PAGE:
Solving Problems with Uncertainties (SPU) Session 3

Time and Date: 14:20 - 16:00 on 14th June 2019

Room: 0.6

Chair: Vassil Alexandrov

467 On the estimation of the accuracy of numerical solutions in CFD problems [abstract]
Abstract: The task of assessing accuracy in mathematical modeling of gas-dynamic processes is of utmost importance and relevance. Modern software packages include a large number of models, numerical methods and algorithms that allow to solve most of the current CFD problems. However, the issue of obtaining a reliable solution in the absence of experimental data or any reference solution remains relevant. The paper provides a brief overview of some useful approaches to solving the problem, including such approaches as a multi-model approach, the study of an ensemble of solutions, the construction of a generalized numerical experiment.
Alexander Bondarev
499 "Why did you do that?" Explaining black box models with Inductive Synthesis [abstract]
Abstract: By their nature, the composition of black box models is opaque. This makes the ability to generate explanations for the response to stimuli challenging. The importance of explaining black box models has become increasingly important given the prevalence of AI and ML systems and the need to build legal and regulatory frameworks around them. Such explanations can also increase trust in these uncertain systems. In our paper we present RICE, a method for generating explanations of the behaviour of black box models by (1) probing a model to extract model output examples using sensitivity analysis; and (2) applying CNPInduce, a method for inductive logic program synthesis, to generate logic programs based on critical input-output pairs, and (3) interpreting the target program as a human-readable explanation. We demonstrate the application of our method by generating explanations of an artificial neural network trained to follow simple traffic rules in a hypothetical self-driving car simulation. We conclude with a discussion on the scalability and usability of our approach and its potential applications to explanation-critical scenarios.
Gorkem Pacaci, David Johnson, Steve McKeever and Andreas Hamfelt
510 Predictive Analytics with Factor Variance Association [abstract]
Abstract: Predictive Factor Variance Association (PFVA) is a machine learning algorithm that solves the multiclass problem. A set of feature samples is provided and a set of target classes. If a sample belongs to a class, then that column is marked as one or zero otherwise. PFVA will carry out Singular Value Decomposition in the standardized samples creating orthogonal linear combinations of the variables called Factors. For each linear combination, probabilities are estimated for a target class. Then a least squares curve fitting model is used to compute the probability that a particular sample belongs to a class or not. It can also give predictions based on regression for quantitative dependent variables and carry-out clustering of samples. The main advantage of our technique is a clear mathematical founda-tion using well-known concepts of linear algebra and probability.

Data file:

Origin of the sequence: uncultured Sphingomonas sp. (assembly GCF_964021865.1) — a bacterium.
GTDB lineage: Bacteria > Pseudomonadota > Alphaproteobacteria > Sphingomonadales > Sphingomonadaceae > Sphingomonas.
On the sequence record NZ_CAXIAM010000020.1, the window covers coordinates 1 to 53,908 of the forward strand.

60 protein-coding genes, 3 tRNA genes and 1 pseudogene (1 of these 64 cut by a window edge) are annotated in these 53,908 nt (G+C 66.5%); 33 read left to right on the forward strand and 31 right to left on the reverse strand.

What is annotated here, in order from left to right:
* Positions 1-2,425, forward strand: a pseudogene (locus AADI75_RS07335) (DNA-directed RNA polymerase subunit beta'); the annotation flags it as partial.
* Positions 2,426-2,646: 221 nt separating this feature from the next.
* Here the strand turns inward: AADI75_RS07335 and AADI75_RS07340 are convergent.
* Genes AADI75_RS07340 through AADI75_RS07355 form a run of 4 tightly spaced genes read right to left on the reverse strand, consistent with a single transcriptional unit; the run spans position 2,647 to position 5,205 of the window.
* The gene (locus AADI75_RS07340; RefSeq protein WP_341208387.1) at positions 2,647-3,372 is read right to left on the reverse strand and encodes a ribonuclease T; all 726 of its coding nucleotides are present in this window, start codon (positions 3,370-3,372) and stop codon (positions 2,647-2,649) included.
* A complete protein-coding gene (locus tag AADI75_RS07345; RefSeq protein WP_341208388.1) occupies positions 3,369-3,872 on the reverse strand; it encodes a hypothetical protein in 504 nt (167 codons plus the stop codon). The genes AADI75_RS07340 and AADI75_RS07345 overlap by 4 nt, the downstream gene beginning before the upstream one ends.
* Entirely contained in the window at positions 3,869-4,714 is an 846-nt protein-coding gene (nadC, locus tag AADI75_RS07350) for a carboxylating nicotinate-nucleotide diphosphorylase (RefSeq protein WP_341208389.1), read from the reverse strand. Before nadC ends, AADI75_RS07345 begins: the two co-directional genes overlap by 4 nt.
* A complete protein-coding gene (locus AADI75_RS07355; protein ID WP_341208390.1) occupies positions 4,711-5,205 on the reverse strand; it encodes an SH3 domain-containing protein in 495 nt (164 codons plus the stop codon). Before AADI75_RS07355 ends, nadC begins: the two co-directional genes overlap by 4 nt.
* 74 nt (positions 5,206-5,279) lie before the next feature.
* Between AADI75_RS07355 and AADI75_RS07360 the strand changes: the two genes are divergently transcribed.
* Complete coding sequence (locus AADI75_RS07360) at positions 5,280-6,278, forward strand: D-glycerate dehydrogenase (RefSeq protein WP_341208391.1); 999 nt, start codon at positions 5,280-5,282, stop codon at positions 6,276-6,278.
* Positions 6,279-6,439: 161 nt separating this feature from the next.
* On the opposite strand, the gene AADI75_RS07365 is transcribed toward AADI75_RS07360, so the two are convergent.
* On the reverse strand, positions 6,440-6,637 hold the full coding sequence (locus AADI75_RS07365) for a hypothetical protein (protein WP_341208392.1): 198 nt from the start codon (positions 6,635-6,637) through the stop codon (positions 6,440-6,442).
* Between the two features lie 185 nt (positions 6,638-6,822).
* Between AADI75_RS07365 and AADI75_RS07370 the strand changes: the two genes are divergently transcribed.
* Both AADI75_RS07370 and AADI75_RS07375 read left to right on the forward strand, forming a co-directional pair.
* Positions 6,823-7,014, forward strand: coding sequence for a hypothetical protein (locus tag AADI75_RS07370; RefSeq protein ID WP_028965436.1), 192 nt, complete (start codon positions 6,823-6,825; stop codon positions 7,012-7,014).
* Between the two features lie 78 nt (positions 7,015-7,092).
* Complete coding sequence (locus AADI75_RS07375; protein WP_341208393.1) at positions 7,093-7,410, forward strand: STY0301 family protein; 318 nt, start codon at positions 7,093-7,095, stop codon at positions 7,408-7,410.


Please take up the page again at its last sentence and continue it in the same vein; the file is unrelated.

Raul Ramirez-Velarde, Laura Hervert-Escobar and Neil Hernandez-Gress
536 Integration of ontological engineering and machine learning methods to reduce uncertainties in health risk assessment and recommendation systems [abstract]
Abstract: This research provides an approach that integrates the best from ontology engineering and machine learning methods in order to reduce some types of uncertainties in health risk assessment challenges and improve explainability of decision-making systems. The proposed approach is based on ontological knowledge base of health risk assessment having regard to medical, genetic, environmental and life style factors. To automate the knowledge base development, we propose integrating both traditional knowledge engineering methods and machine learning approach using collaborative knowledge base Freebase. We also come up with the idea of using Text Mining method based on lexico-syntactic patterns inherited from different sets and created by our own. Moreover, we use ontology engineering methods in order to explain machine learning results, unsupervised methods in particular. In the paper we present the case studies showing original methods and approaches solving problems with some kind of uncertainties in biomedicine decision making systems within BioGenom2.0 platform development. Because the platform use ontology driven reasoner there is no need to make changes in source code in order to tackle health risk assessment challenges using various of knowledge base focused on medical, genetic aspects and etc.
Svetlana Chuprina and Taisiya Kostareva